Expand chart
Data: Organization for Economic Cooperation and Development; Chart: Chris Canipe/Axios

This chart was inspired by the wonderful FRED blog, and it shows a lot more slack in the American labor market than the record-low unemployment rate would suggest.

The bottom line: America hasn't run out of workers, not even close. Unemployment might be low, but employment could rise significantly from its current levels.

  • If you're a working-age American, you're less likely to have a job now than you were pre-crisis. And you were significantly less likely to have a job pre-crisis than you were during the Clinton boom of the late 199os.
  • The equivalent numbers in Japan show that this isn't a story of demographic inevitability. More working-age Japanese have jobs today than at any point in the country's history. Today's employment rate in Japan is also significantly higher than the employment rate at any point in American history.

Go deeper

Facebook's latest headache: Its own employees' posts

Illustration: Sarah Grillo/Axios

Facebook’s rules for what people can say on the world’s largest social network have been a long-term headache for the company, but now it faces similar troubles on the internal network its own staff uses.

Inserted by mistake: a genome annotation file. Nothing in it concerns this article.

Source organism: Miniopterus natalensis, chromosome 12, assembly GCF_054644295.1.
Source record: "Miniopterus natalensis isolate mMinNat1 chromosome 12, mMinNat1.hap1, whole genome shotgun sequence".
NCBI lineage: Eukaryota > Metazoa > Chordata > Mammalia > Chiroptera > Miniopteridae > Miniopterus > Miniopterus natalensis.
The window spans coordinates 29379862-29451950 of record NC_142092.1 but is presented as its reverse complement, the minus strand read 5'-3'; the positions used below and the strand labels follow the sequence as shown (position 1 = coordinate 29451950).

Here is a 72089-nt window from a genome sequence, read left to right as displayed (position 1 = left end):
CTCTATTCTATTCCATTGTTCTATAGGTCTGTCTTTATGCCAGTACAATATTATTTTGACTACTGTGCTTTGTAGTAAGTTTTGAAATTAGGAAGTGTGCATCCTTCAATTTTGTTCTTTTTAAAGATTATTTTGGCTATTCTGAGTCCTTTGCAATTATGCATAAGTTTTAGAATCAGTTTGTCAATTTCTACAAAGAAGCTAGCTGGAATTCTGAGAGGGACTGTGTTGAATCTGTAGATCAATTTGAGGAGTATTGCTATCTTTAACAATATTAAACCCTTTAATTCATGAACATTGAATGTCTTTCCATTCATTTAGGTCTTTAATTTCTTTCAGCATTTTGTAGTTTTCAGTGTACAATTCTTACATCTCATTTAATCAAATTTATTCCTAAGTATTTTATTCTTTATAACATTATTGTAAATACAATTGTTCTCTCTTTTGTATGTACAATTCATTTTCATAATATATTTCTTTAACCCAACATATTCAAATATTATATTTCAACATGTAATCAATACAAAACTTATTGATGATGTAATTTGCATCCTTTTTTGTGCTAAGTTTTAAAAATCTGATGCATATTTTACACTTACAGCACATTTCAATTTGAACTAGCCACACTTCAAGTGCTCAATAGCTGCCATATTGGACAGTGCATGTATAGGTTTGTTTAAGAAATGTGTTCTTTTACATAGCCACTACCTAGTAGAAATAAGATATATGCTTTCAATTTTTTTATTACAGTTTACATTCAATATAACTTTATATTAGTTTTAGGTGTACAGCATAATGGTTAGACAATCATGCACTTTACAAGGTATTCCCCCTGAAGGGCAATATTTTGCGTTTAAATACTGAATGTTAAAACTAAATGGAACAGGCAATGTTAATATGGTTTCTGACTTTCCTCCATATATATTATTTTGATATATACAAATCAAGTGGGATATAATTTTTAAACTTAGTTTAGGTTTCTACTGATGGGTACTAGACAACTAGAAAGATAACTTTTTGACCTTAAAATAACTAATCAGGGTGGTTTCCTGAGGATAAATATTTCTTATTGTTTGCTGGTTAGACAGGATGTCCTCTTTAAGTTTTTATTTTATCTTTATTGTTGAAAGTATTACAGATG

Driving the news: As political arguments on Facebook’s employee discussion boards have grown more heated and divisive, the company ordered new restrictions on the forums earlier this month, which run on Facebook’s Workplace platform.

Ben Geman, author of Generate
1 hour ago - Energy & Environment

How a conservative Supreme Court would impact climate policy

Illustration: Sarah Grillo/Axios

Amy Coney Barrett's likely ascension to the Supreme Court would affect climate policy beyond shoving the court rightward in the abstract.

Why it matters: If Joe Biden wins the presidential election, his regulations and potential new climate laws would face litigation that could reach the high court.

Updated 2 hours ago - Politics & Policy

Coronavirus dashboard

Illustration: Aïda Amer/Axios

  1. Global: Total confirmed cases as of 9 a.m. ET: 33,138,963 — Total deaths: 998,380 — Total recoveries: 22,953,639Map.
  2. U.S.: Total confirmed cases as of 9 a.m. ET: 7,116,455 — Total deaths: 204,762 — Total recoveries: 2,766,280 — Total tests: 101,298,794Map.
  3. States: 3 states set single-day coronavirus case records last week
  4. Health: The childless vaccine — Why kids get less severe coronavirus infections.
  5. World: India the second country after U.S. to hit 6 million cases

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